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Serb wins appeal against extradition to Croatia

A former Serb paramilitary commander won an appeal Wednesday against his extradition from Australia to face a war crimes trial in Croatia.
/ Source: The Associated Press

A former Serb paramilitary commander won an appeal Wednesday against his extradition from Australia to face a war crimes trial in Croatia.

Dragan Vasiljkovic has denied accusations that he ordered subordinates to commit murder and fire on civilians during the bloody breakup of the former Yugoslavia in the early 1990s and has been fighting extradition since 2006.

In February, a Federal Court judge dismissed his appeal of a lower court ruling backing the Croatian government's extradition request.

But on Wednesday, the full bench of the Federal Court ruled in favor of his appeal, concluding that Vasiljkovic had established there was a "substantial or real chance of prejudice" if he was extradited.

The judges ordered that he be released from custody, but delayed the order until Friday, giving lawyers acting for Croatia time to consider whether to appeal the court's decision.

Croatian Justice Minister Ivan Simonovic said his country will "swiftly" appeal the ruling to the High Court of Australia.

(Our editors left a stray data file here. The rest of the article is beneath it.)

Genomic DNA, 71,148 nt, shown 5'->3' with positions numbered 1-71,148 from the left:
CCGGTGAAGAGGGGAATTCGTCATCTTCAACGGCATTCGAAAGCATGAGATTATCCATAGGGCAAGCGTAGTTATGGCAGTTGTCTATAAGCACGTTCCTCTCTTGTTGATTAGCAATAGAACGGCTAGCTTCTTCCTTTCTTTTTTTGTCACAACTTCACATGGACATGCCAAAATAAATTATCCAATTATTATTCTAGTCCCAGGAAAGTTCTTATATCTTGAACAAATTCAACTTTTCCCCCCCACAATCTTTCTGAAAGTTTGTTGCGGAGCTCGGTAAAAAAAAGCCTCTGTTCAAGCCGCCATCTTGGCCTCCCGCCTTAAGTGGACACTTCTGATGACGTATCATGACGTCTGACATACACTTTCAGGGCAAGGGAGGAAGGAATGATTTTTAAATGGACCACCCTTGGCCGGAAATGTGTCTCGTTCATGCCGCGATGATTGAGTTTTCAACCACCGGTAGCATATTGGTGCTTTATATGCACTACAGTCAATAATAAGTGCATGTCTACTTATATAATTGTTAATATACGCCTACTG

"We expect, and we have reasons to expect, that our appeal be upheld" and Vasiljkovic would eventually be extradited, Simonovic said in Zagreb.

He added the Australian court's decision was based on an outdated report on the Croatian judiciary.

Vasiljkovic, 54, an Australian citizen, has been in custody since he was arrested in 2006 at the request of the Croatian government.

The man once known as "Captain Dragan" is accused of instructing others to commit murder and killing civilians while commanding a rebel Serb paramilitary unit during the 1991-93 Serbo-Croat war.

In Croatia, the offenses carry a maximum penalty of 20 years in jail.

Vasiljkovic came to Australia when he was 15, but returned to his homeland to train Croatian Serb rebels in 1991 when Serbs took up arms against Croatia's secession from the former Yugoslav federation.

He acknowledges serving as a Serb commander but has repeatedly denied committing war crimes during the Croatian conflict, which killed about 10,000 people.

Croatia's Simonovic said even if Vasiljkovic is not extradited, an Australian court can take over the case and prosecute him there.